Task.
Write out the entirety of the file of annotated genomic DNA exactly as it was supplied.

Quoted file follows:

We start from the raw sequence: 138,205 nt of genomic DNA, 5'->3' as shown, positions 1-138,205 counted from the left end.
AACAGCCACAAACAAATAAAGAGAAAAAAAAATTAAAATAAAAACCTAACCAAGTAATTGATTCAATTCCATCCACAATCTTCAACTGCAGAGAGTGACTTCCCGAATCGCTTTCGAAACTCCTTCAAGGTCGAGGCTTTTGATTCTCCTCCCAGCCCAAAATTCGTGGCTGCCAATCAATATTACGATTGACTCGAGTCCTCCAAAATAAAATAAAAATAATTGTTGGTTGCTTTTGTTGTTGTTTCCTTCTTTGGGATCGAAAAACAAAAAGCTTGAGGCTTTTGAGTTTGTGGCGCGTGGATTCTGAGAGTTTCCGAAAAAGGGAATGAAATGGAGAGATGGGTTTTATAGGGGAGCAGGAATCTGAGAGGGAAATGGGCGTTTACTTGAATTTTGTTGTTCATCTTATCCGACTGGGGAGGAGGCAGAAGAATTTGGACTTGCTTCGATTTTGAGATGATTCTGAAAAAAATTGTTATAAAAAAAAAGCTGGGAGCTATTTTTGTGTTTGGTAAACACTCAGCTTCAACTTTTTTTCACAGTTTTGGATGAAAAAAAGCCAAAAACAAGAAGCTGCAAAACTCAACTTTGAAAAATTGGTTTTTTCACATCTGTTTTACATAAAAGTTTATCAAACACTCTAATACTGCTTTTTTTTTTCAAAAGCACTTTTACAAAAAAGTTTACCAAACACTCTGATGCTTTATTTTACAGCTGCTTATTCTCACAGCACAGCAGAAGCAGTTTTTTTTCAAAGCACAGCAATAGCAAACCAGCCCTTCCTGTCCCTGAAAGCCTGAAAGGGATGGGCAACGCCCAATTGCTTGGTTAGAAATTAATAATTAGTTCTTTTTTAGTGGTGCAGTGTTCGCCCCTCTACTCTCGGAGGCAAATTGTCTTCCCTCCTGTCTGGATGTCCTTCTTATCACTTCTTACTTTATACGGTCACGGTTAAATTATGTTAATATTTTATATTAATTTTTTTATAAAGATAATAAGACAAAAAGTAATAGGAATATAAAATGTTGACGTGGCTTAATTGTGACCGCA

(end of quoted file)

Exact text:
We start from the raw sequence: 138,205 nt of genomic DNA, 5'->3' as shown, positions 1-138,205 counted from the left end.
AACAGCCACAAACAAATAAAGAGAAAAAAAAATTAAAATAAAAACCTAACCAAGTAATTGATTCAATTCCATCCACAATCTTCAACTGCAGAGAGTGACTTCCCGAATCGCTTTCGAAACTCCTTCAAGGTCGAGGCTTTTGATTCTCCTCCCAGCCCAAAATTCGTGGCTGCCAATCAATATTACGATTGACTCGAGTCCTCCAAAATAAAATAAAAATAATTGTTGGTTGCTTTTGTTGTTGTTTCCTTCTTTGGGATCGAAAAACAAAAAGCTTGAGGCTTTTGAGTTTGTGGCGCGTGGATTCTGAGAGTTTCCGAAAAAGGGAATGAAATGGAGAGATGGGTTTTATAGGGGAGCAGGAATCTGAGAGGGAAATGGGCGTTTACTTGAATTTTGTTGTTCATCTTATCCGACTGGGGAGGAGGCAGAAGAATTTGGACTTGCTTCGATTTTGAGATGATTCTGAAAAAAATTGTTATAAAAAAAAAGCTGGGAGCTATTTTTGTGTTTGGTAAACACTCAGCTTCAACTTTTTTTCACAGTTTTGGATGAAAAAAAGCCAAAAACAAGAAGCTGCAAAACTCAACTTTGAAAAATTGGTTTTTTCACATCTGTTTTACATAAAAGTTTATCAAACACTCTAATACTGCTTTTTTTTTTCAAAAGCACTTTTACAAAAAAGTTTACCAAACACTCTGATGCTTTATTTTACAGCTGCTTATTCTCACAGCACAGCAGAAGCAGTTTTTTTTCAAAGCACAGCAATAGCAAACCAGCCCTTCCTGTCCCTGAAAGCCTGAAAGGGATGGGCAACGCCCAATTGCTTGGTTAGAAATTAATAATTAGTTCTTTTTTAGTGGTGCAGTGTTCGCCCCTCTACTCTCGGAGGCAAATTGTCTTCCCTCCTGTCTGGATGTCCTTCTTATCACTTCTTACTTTATACGGTCACGGTTAAATTATGTTAATATTTTATATTAATTTTTTTATAAAGATAATAAGACAAAAAGTAATAGGAATATAAAATGTTGACGTGGCTTAATTGTGACCGCA